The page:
The strongest evidence we have for people marking the major lunar standstill comes from the US southwest. The Great House of Chimney Rock, a multi-level complex built by the ancestral Pueblo people in the San Juan National Forest, Colorado, more than 1,000 years ago.

It lies on a ridge that ends at a natural formation of twin rock pillars – an area that has cultural significance to more than 26 native American tribal nations. From the vantage point of the Great House, the Sun will never rise in the gap between the pillars.

However, during a major standstill the Moon does rise between them in awe-inspiring fashion. Excavations unearthed preserved wood that meant researchers could date to the year episodes of construction of the Great House.

Of six cutting dates, four correspond to major lunar standstill years between the years AD1018 and AD1093, indicating that the site was renewed, maintained or expanded on consecutive major standstills.

Returning to southern England, archaeologists think there is a connection between the major lunar standstill and the earliest construction phase of Stonehenge (3000-2500 BC), before the sarsen stones were brought in.

Several sets of cremated human remains from this phase of construction were found in the southeastern part of the monument in the general direction of the southernmost major standstill moonrise, where three timber posts were also set into the bank. It is possible that there was an early connection between the site of Stonehenge and the Moon, which was later emphasised when the station stone rectangle was built.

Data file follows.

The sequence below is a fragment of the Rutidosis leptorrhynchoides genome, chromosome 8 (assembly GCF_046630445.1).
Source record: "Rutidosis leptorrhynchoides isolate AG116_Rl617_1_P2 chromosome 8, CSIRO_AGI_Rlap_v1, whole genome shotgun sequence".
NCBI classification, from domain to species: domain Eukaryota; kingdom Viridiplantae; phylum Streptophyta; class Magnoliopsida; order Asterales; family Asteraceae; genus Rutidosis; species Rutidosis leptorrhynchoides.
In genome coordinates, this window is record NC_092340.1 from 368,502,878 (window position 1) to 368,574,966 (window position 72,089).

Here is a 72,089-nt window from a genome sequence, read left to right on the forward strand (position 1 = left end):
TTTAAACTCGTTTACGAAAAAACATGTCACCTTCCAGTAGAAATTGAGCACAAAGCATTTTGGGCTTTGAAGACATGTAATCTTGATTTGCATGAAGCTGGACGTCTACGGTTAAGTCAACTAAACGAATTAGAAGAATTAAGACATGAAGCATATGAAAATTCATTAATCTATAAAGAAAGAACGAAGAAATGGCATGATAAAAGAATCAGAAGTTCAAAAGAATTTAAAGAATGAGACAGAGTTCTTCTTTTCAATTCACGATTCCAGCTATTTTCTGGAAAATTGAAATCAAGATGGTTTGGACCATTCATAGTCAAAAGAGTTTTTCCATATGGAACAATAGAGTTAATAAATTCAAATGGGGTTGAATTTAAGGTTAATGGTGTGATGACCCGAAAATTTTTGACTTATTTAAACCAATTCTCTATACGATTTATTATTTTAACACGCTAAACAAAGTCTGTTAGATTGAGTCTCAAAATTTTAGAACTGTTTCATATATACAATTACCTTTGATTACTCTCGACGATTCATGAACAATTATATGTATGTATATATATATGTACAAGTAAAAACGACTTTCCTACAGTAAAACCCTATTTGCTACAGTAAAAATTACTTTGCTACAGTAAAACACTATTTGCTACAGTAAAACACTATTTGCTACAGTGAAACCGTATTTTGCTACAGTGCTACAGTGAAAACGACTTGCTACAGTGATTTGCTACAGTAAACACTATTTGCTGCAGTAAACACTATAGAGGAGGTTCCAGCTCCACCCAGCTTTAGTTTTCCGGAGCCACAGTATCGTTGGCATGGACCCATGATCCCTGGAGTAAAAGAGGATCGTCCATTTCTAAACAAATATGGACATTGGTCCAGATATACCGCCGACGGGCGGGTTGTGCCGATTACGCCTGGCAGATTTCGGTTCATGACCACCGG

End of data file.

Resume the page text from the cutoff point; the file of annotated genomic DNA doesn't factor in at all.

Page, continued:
The major lunar standstill hypothesis, however, raises more questions than it answers. We don't know if the lunar alignments of the station stones were symbolic or whether people were meant to observe the Moon through them. Neither do we know which phases of the Moon would be more dramatic to witness.

A search for answers

In our upcoming work, we will be trying to answer the questions the major lunar standstill hypothesis raises. It's unclear whether the Moon would have been strong enough to cast shadows and how they would have interacted with the other stones. We will also need to check whether the alignments can still be seen today or if they are blocked by woods, traffic and other features.

The Moon will align with the station stone rectangle twice a month from
about February 2024 to November 2025, giving us plenty of opportunities
to observe this phenomenon in different seasons and phases of the Moon.

To bring our research to life, English Heritage will livestream the southernmost Moonrise in June 2024, and host a series of events throughout the year, including talks, a pop-up planetarium, stargazing and storytelling sessions.

Across the Atlantic, our partners at the US Forest Service are developing educational materials about the major lunar standstill at Chimney Rock National Monument. This collaboration will result in events showcasing and debating the lunar alignments at both Stonehenge and at Chimney Rock.The Conversation

Fabio Silva, Senior Lecturer in Archaeological Modelling, Bournemouth University; Amanda Chadburn, Member of Kellogg College, University of Oxford and Visiting Fellow in Archaeology, Bournemouth University, and Erica Ellingson, Professor in Astrophysics, Emeritus, University of Colorado Boulder

This article is republished from The Conversation under a Creative Commons license. Read the original article.